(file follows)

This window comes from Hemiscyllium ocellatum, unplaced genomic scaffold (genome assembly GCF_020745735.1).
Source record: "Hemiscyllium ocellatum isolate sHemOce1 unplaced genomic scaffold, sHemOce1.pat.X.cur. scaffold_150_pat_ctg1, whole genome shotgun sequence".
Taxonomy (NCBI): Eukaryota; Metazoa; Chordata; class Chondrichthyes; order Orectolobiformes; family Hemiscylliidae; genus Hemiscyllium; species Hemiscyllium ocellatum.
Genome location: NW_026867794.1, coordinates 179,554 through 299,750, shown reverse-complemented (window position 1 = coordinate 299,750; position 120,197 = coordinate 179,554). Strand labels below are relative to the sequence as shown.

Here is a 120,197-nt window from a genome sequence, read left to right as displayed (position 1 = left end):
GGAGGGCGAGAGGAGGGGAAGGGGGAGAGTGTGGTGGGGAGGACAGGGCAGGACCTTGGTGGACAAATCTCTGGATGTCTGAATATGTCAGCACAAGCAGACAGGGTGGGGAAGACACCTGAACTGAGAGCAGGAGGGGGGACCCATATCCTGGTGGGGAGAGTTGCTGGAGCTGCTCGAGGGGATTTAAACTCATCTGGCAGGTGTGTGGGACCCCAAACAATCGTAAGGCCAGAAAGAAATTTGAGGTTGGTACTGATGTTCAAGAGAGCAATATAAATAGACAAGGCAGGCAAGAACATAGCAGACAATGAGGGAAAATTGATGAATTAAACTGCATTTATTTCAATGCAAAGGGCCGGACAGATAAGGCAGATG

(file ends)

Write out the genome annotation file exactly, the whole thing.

This window comes from Hemiscyllium ocellatum, unplaced genomic scaffold (genome assembly GCF_020745735.1).
Source record: "Hemiscyllium ocellatum isolate sHemOce1 unplaced genomic scaffold, sHemOce1.pat.X.cur. scaffold_150_pat_ctg1, whole genome shotgun sequence".
Taxonomy (NCBI): Eukaryota; Metazoa; Chordata; class Chondrichthyes; order Orectolobiformes; family Hemiscylliidae; genus Hemiscyllium; species Hemiscyllium ocellatum.
Genome location: NW_026867794.1, coordinates 179,554 through 299,750, shown reverse-complemented (window position 1 = coordinate 299,750; position 120,197 = coordinate 179,554). Strand labels below are relative to the sequence as shown.

Here is a 120,197-nt window from a genome sequence, read left to right as displayed (position 1 = left end):
GGAGGGCGAGAGGAGGGGAAGGGGGAGAGTGTGGTGGGGAGGACAGGGCAGGACCTTGGTGGACAAATCTCTGGATGTCTGAATATGTCAGCACAAGCAGACAGGGTGGGGAAGACACCTGAACTGAGAGCAGGAGGGGGGACCCATATCCTGGTGGGGAGAGTTGCTGGAGCTGCTCGAGGGGATTTAAACTCATCTGGCAGGTGTGTGGGACCCCAAACAATCGTAAGGCCAGAAAGAAATTTGAGGTTGGTACTGATGTTCAAGAGAGCAATATAAATAGACAAGGCAGGCAAGAACATAGCAGACAATGAGGGAAAATTGATGAATTAAACTGCATTTATTTCAATGCAAAGGGCCGGACAGATAAGGCAGATG